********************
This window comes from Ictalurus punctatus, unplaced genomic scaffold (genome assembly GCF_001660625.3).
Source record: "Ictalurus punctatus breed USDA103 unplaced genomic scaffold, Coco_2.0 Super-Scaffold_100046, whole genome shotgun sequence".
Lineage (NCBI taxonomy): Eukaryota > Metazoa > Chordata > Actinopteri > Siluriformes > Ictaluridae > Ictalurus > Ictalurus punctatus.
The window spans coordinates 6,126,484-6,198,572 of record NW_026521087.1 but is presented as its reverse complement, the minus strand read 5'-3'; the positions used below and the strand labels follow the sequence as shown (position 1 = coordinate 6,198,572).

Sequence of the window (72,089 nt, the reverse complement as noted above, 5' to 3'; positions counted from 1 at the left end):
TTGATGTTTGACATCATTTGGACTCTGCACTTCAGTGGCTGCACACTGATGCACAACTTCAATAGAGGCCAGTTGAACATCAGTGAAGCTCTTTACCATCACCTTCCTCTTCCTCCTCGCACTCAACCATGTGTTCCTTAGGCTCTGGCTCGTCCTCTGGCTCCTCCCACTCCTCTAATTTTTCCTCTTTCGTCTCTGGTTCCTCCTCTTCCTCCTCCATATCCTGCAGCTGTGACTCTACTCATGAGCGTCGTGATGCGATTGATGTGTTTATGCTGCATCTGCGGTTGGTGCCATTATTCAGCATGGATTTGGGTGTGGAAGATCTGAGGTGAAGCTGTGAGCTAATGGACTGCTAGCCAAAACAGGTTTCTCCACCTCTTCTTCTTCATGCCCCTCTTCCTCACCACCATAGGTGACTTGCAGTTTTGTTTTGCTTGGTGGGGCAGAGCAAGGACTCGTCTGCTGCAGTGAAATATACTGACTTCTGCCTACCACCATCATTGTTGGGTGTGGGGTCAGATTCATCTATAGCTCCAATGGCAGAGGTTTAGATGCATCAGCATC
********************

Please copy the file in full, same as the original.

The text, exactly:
This window comes from Ictalurus punctatus, unplaced genomic scaffold (genome assembly GCF_001660625.3).
Source record: "Ictalurus punctatus breed USDA103 unplaced genomic scaffold, Coco_2.0 Super-Scaffold_100046, whole genome shotgun sequence".
Lineage (NCBI taxonomy): Eukaryota > Metazoa > Chordata > Actinopteri > Siluriformes > Ictaluridae > Ictalurus > Ictalurus punctatus.
The window spans coordinates 6,126,484-6,198,572 of record NW_026521087.1 but is presented as its reverse complement, the minus strand read 5'-3'; the positions used below and the strand labels follow the sequence as shown (position 1 = coordinate 6,198,572).

Sequence of the window (72,089 nt, the reverse complement as noted above, 5' to 3'; positions counted from 1 at the left end):
TTGATGTTTGACATCATTTGGACTCTGCACTTCAGTGGCTGCACACTGATGCACAACTTCAATAGAGGCCAGTTGAACATCAGTGAAGCTCTTTACCATCACCTTCCTCTTCCTCCTCGCACTCAACCATGTGTTCCTTAGGCTCTGGCTCGTCCTCTGGCTCCTCCCACTCCTCTAATTTTTCCTCTTTCGTCTCTGGTTCCTCCTCTTCCTCCTCCATATCCTGCAGCTGTGACTCTACTCATGAGCGTCGTGATGCGATTGATGTGTTTATGCTGCATCTGCGGTTGGTGCCATTATTCAGCATGGATTTGGGTGTGGAAGATCTGAGGTGAAGCTGTGAGCTAATGGACTGCTAGCCAAAACAGGTTTCTCCACCTCTTCTTCTTCATGCCCCTCTTCCTCACCACCATAGGTGACTTGCAGTTTTGTTTTGCTTGGTGGGGCAGAGCAAGGACTCGTCTGCTGCAGTGAAATATACTGACTTCTGCCTACCACCATCATTGTTGGGTGTGGGGTCAGATTCATCTATAGCTCCAATGGCAGAGGTTTAGATGCATCAGCATC